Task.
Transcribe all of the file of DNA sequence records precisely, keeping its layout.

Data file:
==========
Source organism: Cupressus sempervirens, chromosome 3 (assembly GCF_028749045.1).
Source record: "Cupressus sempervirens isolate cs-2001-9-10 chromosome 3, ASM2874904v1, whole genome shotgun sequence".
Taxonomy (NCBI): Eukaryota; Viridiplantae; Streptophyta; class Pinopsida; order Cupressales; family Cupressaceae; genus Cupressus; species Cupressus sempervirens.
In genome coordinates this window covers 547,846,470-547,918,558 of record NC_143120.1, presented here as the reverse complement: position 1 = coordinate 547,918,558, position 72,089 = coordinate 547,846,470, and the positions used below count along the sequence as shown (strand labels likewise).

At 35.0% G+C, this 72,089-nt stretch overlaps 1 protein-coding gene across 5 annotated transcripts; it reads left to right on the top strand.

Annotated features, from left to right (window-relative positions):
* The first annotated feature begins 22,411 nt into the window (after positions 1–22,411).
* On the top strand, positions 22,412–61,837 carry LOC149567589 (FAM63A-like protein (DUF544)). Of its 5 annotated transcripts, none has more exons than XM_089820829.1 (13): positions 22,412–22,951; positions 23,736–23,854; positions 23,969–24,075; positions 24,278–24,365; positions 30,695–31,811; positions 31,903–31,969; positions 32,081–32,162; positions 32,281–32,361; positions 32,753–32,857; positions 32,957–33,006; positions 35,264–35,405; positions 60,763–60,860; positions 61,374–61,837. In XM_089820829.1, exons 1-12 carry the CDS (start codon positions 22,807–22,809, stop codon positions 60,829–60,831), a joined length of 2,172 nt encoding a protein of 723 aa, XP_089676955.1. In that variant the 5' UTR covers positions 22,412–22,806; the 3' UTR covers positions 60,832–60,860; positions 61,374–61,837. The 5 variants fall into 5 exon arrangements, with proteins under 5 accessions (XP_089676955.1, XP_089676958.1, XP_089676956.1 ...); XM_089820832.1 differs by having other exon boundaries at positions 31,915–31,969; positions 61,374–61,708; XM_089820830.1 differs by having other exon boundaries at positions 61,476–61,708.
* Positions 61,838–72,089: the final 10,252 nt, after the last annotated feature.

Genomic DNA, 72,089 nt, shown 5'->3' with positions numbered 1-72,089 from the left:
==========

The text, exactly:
Source organism: Cupressus sempervirens, chromosome 3 (assembly GCF_028749045.1).
Source record: "Cupressus sempervirens isolate cs-2001-9-10 chromosome 3, ASM2874904v1, whole genome shotgun sequence".
Taxonomy (NCBI): Eukaryota; Viridiplantae; Streptophyta; class Pinopsida; order Cupressales; family Cupressaceae; genus Cupressus; species Cupressus sempervirens.
In genome coordinates this window covers 547,846,470-547,918,558 of record NC_143120.1, presented here as the reverse complement: position 1 = coordinate 547,918,558, position 72,089 = coordinate 547,846,470, and the positions used below count along the sequence as shown (strand labels likewise).

At 35.0% G+C, this 72,089-nt stretch overlaps 1 protein-coding gene across 5 annotated transcripts; it reads left to right on the top strand.

Annotated features, from left to right (window-relative positions):
* The first annotated feature begins 22,411 nt into the window (after positions 1–22,411).
* On the top strand, positions 22,412–61,837 carry LOC149567589 (FAM63A-like protein (DUF544)). Of its 5 annotated transcripts, none has more exons than XM_089820829.1 (13): positions 22,412–22,951; positions 23,736–23,854; positions 23,969–24,075; positions 24,278–24,365; positions 30,695–31,811; positions 31,903–31,969; positions 32,081–32,162; positions 32,281–32,361; positions 32,753–32,857; positions 32,957–33,006; positions 35,264–35,405; positions 60,763–60,860; positions 61,374–61,837. In XM_089820829.1, exons 1-12 carry the CDS (start codon positions 22,807–22,809, stop codon positions 60,829–60,831), a joined length of 2,172 nt encoding a protein of 723 aa, XP_089676955.1. In that variant the 5' UTR covers positions 22,412–22,806; the 3' UTR covers positions 60,832–60,860; positions 61,374–61,837. The 5 variants fall into 5 exon arrangements, with proteins under 5 accessions (XP_089676955.1, XP_089676958.1, XP_089676956.1 ...); XM_089820832.1 differs by having other exon boundaries at positions 31,915–31,969; positions 61,374–61,708; XM_089820830.1 differs by having other exon boundaries at positions 61,476–61,708.
* Positions 61,838–72,089: the final 10,252 nt, after the last annotated feature.

Genomic DNA, 72,089 nt, shown 5'->3' with positions numbered 1-72,089 from the left: